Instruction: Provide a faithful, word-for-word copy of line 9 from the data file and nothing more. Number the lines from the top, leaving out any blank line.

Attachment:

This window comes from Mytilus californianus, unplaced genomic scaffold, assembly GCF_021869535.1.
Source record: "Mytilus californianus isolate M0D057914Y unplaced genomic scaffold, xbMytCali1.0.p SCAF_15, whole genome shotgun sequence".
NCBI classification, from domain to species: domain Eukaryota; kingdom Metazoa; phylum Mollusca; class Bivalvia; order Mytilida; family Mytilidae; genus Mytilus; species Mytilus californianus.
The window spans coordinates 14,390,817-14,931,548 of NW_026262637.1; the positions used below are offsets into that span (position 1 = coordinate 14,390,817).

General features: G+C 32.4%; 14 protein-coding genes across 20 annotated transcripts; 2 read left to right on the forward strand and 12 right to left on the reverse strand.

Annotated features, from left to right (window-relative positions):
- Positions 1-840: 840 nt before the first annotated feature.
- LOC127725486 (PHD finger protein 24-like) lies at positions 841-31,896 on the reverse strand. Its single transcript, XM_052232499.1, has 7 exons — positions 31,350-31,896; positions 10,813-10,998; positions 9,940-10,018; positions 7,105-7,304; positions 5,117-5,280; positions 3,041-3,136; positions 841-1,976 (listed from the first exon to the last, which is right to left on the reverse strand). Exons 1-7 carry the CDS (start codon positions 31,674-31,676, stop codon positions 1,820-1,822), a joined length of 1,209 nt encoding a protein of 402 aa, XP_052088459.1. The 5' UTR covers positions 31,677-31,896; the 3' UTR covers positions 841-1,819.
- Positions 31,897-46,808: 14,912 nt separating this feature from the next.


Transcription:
- Positions 31,897-46,808: 14,912 nt separating this feature from the next.